Next-Gen is running an Op-Ed that Sony was smart to drop the hardware emulation in the European PS3. They estimate that the move will save Sony around $30 per unit. Given the high price of the PS3 and that they will not dominate this round of the console wars Sony needs to trim costs where they can and lower the price. Given that the backward compatibility was not so great to begin with the move isn't a huge loss.
I for one have only used the backwards compatibility on my 360 a few times and not within the last 12 months. I never played a single PSOne game in my PS2. Next-Gen believes that this is "a lot of noise made by a vocal minority."
Are they right? Is backward compatibility not so important? Have you used the feature in any of your existing consoles?
Backwards compatibility was one of the reasons for PS2's huge success. Of course, it was also its great library of games, but being able to play PS games on it is absolutely cool and allows a much better, instant connection to the classics of the past. Some people started their console gaming with PS2, played the latest installments of a series, got curious, and bought earlier PS installments, playing them on the same machine. I still have a PS, but I barely use it, I just play PS games on my PS2.
Backwards compatibility is one of the big hard-core selling points of the Wii. You've got access to the Wii titles, the GameCube titles, and if you're willing to convert real money into Wii Points, you can get N64, SNES, NES and even some Genesis titles. That's, well, huge.
If you give a crap about playing old games, like most casual gamers do. If you want the latest 'n greatest only (which many of the early adopters of the PS3 are looking for), you're not going to care so much about backwards compatibility. But here's the rub: without PS3 having that backwards compatibility, there's only a handful of games that will work right away. You have to sit around and let your stunning new hardware (gasp, shock, horror, blanch) /AGE/.
Basically... backwards compatibility is good for winning converts from the previous generation consoles. Nintendo didn't learn that until Wii. Sony figured it out early, and Microsoft never seemed to miss the concept.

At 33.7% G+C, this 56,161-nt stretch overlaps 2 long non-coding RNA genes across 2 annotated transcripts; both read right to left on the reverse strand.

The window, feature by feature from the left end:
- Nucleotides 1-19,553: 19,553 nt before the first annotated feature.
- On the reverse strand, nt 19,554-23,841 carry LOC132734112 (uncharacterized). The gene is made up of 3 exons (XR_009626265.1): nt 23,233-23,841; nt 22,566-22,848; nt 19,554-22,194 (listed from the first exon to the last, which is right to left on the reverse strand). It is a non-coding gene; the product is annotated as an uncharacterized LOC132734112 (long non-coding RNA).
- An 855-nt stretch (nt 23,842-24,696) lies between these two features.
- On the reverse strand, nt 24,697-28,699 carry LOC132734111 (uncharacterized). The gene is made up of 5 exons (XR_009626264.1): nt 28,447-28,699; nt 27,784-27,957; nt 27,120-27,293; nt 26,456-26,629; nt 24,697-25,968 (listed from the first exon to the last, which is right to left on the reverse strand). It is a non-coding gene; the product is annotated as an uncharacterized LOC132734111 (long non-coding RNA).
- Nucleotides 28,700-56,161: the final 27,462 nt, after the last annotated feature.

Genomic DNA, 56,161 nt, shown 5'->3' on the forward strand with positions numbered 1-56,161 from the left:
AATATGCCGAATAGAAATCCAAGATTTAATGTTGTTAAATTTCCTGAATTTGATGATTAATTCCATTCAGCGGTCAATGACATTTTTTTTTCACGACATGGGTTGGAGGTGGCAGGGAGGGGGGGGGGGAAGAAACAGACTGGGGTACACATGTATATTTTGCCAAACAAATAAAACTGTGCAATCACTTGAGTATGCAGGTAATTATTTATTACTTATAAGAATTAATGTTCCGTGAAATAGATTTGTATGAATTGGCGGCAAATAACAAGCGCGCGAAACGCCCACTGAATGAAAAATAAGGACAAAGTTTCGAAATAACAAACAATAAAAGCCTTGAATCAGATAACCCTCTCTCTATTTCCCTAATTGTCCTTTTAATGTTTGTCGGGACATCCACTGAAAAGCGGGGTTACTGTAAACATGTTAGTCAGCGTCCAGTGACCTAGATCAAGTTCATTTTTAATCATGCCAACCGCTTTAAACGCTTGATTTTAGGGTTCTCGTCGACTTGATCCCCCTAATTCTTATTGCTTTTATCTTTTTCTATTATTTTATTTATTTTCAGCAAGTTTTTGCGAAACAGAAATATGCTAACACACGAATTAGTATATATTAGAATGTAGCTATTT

So my answer, in short, is: they're nuts. Backwards compatibility is paramount to a console's success.
Maybe Sony's thinking is that most people will keep their PS2s when they buy a PS3, so there isn't a great need for backwards compatibility.
Jae Rune Wrote:
So people are buying PS3s just so they can play OLD games? Error: logic.dll not found.
Not "just", but people do expect to be able to keep their $1000 libraries a little longer when they upgrade. It's inconvenient to swap consoles just to play older games, and Sony's already given them the incentive to expect full backwards compatibility since PS2 did it. There's no reason not to expect it from PS3.
As I was saying: it's a major selling point of Wii and probably a decent selling point of X-Box 360. But 360 came with a bunch of games already released or announced in the works. I've only heard of a few titles for PS3, so if you play games quickly, you're either going to replay games you've already beaten or you're going to sit around waiting for new stuff to be released for PS3 while new stuff constantly streams out for PS2.
It's not unrealistic to expect people to own a PS2 who would be most likely to own a PS3. But they're unlikely to win any new converts, which I'm given to understand was the whole thrust of the current gaming trend.
People may not buy a PS3 for the sole purpose of being able to play old games, but the issue of backward compatibility may be a big enough factor to make up the minds of those on the fence about the purchase.
I wouldn't buy a Geforce 8800GTX for the purpose of playing Win 95 games, but if it prevented me from doing so, I might consider NOT buying it.
Like the article says backwards compatibility is way down on the list of Sony's priorities. If things miraculously improve for the PS3 they could always release add-on emulation packs or something, but right now their $30 savings on each unit is probably more important in Sony's eyes.
I can see doing this only if they're at the point where they're just trying to cut losses and bail, but if sales are down making the product less attractive isn't going to fix things. I doubt $30 per unit will fix the problem, but we'll see. Sony better hope that the amount saved is greater than the amount of business lost from customers that expect backward compatibility, because they will lose business from it.
The fact that they even have to take such gambles to begin with shows a trend of mismanagement. But hey, since PC gaming is dead I suppose it won't be long for the computer gamers to pick up a PS3 and save Sony :P
Sony's been repeatedly making bad calls with the PS3 as far as I'm concerned. Their outright arrogance and seeming attitude of being out of touch with their audience (and reality) has been one of the larger factors as to why I have not invested in a PS3, or plan to in the near future.
Getting rid of a major feature like backwards compatibility to save a few bucks, when it's become a fairly standard feature for game systems in the 2000's is about as disastrous a move as they can make.
Sony needs to wake up. They can't keep making foolish moves like this and expect the gaming audiences to just take it.